On Tuesday, Penn State officials and Nittany Valley Water Coalition members met at the State College Municipal Building. NVWC representatives proposed seven Penn State-owned properties that they believe could be suitable alternatives to the 43.5 acres on West Whitehall Road in Ferguson Township where the Toll Brothers’ proposed student housing development, The Cottages at State College, is slated to be built.
“It was a very good, productive meeting, and all parties were really coming to the table with a fair, open mind and hoping to help one another,” said David Hughes, a NVWC member and an associate professor of entomology and biology at Penn State.
Representatives from the water coalition, Penn State and Toll Brothers are set to meet next week to discuss various options.
“Land sales and planned residential developments are complicated legal transactions. As we’ve stated many times, Penn State entered into a binding agreement of sale with Toll Brothers for the Whitehall Road parcel in 2012. That said, if the developer is interested in a different parcel of Penn State-owned property that we can make available for purchase for off-campus student housing, we are open to that discussion,” Zack Moore, Penn State’s vice president for government and community relations, said in an email.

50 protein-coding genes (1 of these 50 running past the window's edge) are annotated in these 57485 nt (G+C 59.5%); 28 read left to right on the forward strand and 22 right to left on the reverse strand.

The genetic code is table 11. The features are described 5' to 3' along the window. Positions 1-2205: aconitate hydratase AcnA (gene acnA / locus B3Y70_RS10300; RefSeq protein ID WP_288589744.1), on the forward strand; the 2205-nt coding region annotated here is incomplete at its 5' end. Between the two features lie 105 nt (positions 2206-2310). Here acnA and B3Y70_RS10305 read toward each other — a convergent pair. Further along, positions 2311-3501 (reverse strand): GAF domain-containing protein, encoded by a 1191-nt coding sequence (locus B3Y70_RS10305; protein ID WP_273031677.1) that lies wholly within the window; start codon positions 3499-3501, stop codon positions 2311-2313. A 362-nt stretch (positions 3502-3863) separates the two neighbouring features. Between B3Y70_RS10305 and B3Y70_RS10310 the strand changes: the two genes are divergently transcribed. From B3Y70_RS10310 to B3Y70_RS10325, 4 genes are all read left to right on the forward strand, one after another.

Moore said they’re in the process of evaluating the sites identified in Tuesday’s meeting.
Hughes said he was “very heartened” that Penn State is willing to listen and give feedback.
The water coalition isn’t against development, Hughes said, adding that they understand that the Toll Brothers need to have a return on its investment so far.
“We’re not out waving signs saying ‘don’t do this.’ We’re saying, ‘do it, but do it in a better way, a smarter way,’ ” Hughes said.
The site occupation came in response to a Commonwealth Court decision in May that vacated county Judge Jonathan D. Grine’s July 2016 ruling that the Ferguson Township supervisors had “committed an error of law” in approving the Toll Brothers’ final planned residential development plan. Residents filed a lawsuit against the township after the supervisors made that decision in November 2015.
Despite the “no trespassing” signs stating that the property should be vacated immediately, protesters say they’re not going anywhere.